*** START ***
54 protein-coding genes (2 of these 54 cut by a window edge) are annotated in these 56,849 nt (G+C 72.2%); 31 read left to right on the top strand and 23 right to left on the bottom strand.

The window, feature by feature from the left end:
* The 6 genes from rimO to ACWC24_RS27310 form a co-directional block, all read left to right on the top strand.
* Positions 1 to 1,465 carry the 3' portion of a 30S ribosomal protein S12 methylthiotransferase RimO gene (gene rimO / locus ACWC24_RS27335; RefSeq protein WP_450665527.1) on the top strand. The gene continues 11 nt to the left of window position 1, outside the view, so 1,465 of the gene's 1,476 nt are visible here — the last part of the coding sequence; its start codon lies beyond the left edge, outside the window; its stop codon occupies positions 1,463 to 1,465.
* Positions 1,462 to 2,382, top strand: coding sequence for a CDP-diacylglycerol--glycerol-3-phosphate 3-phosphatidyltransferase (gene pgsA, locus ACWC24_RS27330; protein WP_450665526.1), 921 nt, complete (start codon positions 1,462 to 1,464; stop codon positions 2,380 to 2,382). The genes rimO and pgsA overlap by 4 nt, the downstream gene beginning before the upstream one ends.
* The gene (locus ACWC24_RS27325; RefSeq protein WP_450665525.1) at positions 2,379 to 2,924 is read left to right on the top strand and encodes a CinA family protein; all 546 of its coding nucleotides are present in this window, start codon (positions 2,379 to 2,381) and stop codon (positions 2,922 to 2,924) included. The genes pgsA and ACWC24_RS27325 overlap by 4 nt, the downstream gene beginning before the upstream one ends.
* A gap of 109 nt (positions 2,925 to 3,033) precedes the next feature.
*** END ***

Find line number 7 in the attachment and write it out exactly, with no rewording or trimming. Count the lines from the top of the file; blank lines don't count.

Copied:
* A gap of 109 nt (positions 2,925 to 3,033) precedes the next feature.